Corrosion can take a toll more than imaginable in human life and safety. This destructive phenomenon has been overlooked as the main reason of many fatal accidents for reasons of liability or simply because the evidence disappeared in the catastrophic event. The Silver Bridge collapse is one of the most dangerous and discussed corrosion accidents [16]. On December 15, 1967, this bridge connecting Point Pleasant, West Virginia and Kanauga, Ohio suddenly collapsed into the Ohio River to claim 46 lives. Stress corrosion cracking (SCC) and corrosion fatigue were determined to be responsible for this disaster. The Bhopal accident that took place in Bhopal, India on the night of the December 2–3, 1984 is one of the worst industrial accidents in terms of the lives lost and injuries. An unfortunate seepage of water (500 liters) caused by the corrosion of pipelines, valves, and other safety equipment into a methylisocyanate (MIC) storage tank at Union Carbide India Limited caused the release of MIC and other toxic reaction products into the surrounding areas that killed 3000 people and injured an estimated 500,000 people [17]. Swimming Pool Roof Collapse is another infamous corrosion accident that took place in Uster, Switzerland in 1985. The roof of this swimming pool was supported by stainless steel rods that failed due to SCC and killed 12 people [18].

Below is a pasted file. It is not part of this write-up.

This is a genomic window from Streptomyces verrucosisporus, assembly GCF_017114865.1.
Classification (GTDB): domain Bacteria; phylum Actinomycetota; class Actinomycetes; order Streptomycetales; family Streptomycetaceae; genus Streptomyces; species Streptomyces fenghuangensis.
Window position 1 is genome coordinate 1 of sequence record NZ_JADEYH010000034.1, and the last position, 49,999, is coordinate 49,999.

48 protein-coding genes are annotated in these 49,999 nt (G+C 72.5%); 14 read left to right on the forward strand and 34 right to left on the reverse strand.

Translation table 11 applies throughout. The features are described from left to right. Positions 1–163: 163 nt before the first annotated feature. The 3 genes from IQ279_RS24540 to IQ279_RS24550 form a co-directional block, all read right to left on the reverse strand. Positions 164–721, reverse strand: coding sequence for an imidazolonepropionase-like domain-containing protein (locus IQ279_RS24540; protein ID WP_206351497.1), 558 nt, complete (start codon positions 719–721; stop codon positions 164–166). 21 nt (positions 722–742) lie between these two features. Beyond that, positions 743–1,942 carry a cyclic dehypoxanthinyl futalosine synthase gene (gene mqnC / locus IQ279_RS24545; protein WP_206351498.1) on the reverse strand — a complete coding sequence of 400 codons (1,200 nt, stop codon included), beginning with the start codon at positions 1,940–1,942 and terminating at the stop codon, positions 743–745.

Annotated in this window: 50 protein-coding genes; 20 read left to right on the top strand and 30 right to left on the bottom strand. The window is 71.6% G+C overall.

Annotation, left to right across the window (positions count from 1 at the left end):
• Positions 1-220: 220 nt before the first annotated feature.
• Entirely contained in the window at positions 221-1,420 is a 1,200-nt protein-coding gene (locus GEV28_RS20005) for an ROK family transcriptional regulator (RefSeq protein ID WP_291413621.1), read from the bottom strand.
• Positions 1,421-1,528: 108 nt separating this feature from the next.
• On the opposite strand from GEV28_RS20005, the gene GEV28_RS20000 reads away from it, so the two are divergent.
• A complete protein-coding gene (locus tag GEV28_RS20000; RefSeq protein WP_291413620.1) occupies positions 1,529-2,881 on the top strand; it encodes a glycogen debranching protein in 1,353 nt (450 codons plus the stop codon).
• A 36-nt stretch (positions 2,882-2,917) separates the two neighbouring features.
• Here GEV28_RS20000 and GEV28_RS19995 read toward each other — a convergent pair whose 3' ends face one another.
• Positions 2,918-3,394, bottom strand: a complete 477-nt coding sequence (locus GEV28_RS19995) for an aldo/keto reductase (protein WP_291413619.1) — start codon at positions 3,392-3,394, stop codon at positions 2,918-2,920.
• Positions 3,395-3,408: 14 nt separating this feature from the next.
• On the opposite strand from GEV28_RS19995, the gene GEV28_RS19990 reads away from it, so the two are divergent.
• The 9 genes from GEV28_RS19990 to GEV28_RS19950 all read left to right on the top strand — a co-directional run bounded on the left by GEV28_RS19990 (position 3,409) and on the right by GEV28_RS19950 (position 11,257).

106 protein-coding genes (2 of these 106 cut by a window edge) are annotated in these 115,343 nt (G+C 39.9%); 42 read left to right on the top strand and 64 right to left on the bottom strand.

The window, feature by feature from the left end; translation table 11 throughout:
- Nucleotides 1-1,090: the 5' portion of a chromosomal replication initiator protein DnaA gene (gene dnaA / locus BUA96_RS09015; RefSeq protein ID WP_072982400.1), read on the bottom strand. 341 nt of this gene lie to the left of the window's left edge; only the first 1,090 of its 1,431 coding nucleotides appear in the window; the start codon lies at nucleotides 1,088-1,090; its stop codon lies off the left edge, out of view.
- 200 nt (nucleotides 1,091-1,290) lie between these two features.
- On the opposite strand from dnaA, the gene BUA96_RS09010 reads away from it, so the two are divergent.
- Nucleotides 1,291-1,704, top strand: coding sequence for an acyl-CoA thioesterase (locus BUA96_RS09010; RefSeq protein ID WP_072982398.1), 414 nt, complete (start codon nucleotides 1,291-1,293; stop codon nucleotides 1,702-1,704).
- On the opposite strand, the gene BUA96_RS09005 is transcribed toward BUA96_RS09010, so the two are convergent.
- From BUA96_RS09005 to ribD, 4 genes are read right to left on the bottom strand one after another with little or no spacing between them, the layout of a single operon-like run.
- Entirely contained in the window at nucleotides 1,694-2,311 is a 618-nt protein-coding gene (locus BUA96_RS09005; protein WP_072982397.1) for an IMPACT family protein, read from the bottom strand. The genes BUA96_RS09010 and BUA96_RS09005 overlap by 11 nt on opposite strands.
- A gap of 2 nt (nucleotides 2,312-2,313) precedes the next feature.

3. Techniques for corrosion measurement

3.1. Weight loss measurement